Juneteenth in Brooklyn manifested as a festival of freedom, self-expression, community and creativity across the city’s most populous borough.
At the Brooklyn Museum, the annual holiday commemorating the end of legal slavery in America saw a full day of activities celebrating Black liberation. Much like many across Kings County, this year’s event took place on Father’s Day — one day before the new federal holiday — and featured activities for the whole family.
Juneteenth marks the historic emancipation of enslaved Black Americans. After three years of civil war that took thousands of lives from people who believed in an equal right to freedom, President Abraham Lincoln issued the Emancipation Proclamation on January 1, 1863.
The proclamation declared “that all persons held as slaves” within the rebellious states “are, and henceforward shall be free.” On June 19, 1865, still enslaved people in Texas — the last Confederate state to abolish slavery — were liberated by Union Army Gen. Gordon Granger.
Just last year, President Joe Biden made Juneteenth a federal holiday.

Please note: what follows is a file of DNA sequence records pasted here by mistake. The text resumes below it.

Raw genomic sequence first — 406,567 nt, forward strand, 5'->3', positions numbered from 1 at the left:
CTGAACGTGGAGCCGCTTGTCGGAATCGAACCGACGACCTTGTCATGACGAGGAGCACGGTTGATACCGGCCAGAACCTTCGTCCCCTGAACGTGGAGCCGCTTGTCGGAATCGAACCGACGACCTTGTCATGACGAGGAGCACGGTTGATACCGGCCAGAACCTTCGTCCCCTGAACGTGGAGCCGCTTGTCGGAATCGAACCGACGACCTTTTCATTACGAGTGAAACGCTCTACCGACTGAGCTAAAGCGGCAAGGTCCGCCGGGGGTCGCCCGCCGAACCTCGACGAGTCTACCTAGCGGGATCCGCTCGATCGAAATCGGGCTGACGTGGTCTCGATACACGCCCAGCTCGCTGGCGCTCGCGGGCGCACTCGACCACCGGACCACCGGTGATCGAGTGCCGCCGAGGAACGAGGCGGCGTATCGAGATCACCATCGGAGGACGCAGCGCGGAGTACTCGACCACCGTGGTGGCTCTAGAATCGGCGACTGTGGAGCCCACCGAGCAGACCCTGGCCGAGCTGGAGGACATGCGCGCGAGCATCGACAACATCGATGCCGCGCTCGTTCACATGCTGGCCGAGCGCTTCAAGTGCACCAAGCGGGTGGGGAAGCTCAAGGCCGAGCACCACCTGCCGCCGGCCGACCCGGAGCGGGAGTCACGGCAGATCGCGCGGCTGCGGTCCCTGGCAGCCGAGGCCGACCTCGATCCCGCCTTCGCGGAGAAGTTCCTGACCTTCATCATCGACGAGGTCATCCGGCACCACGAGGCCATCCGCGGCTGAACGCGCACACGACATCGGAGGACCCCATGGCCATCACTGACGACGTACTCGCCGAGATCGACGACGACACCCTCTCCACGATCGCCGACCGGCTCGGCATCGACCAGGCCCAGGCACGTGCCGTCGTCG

Juneteenth was celebrated across Brooklyn on Sunday, including at Industry City, where performances took place throughout the day, accompanying a photo exhibit highlighting the richness of African American culture, and at the Weeksville Heritage Center where Black vendors came together for a sprawling food festival.
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Thousands gathered for Juneteenth UNITYFEST, a BRIC Celebrate Brooklyn! concert at Prospect Park, and not far away, Brooklyn Museum kicked off its day-long roster with Good Company Bike Club’s Freedom Ride — a tour through historic locations and landmarks that have shaped Brooklyn’s Black community, including stops at Black-owned restaurants.
Meanwhile, a yoga class inspired by ancient Egyptian hieroglyphs and a guided meditation for liberation took place in the third floor Beaux-Arts Court. The space then turned into a place for declamation since, for many, freedom and poetry go hand in hand.
But what is a party without dancing? The sculpture garden was the floor for Afrocentric dances through the Ages, followed by Brown Sugar Bounce, a Black classic new wave music experience. A collective of New York-based visual artists, Souls in Focus, were also there to make community portraits.
The Brooklyn Museum programming was developed in partnership with The Culture LP and our family-programming partners Cool Culture and Culture Connected.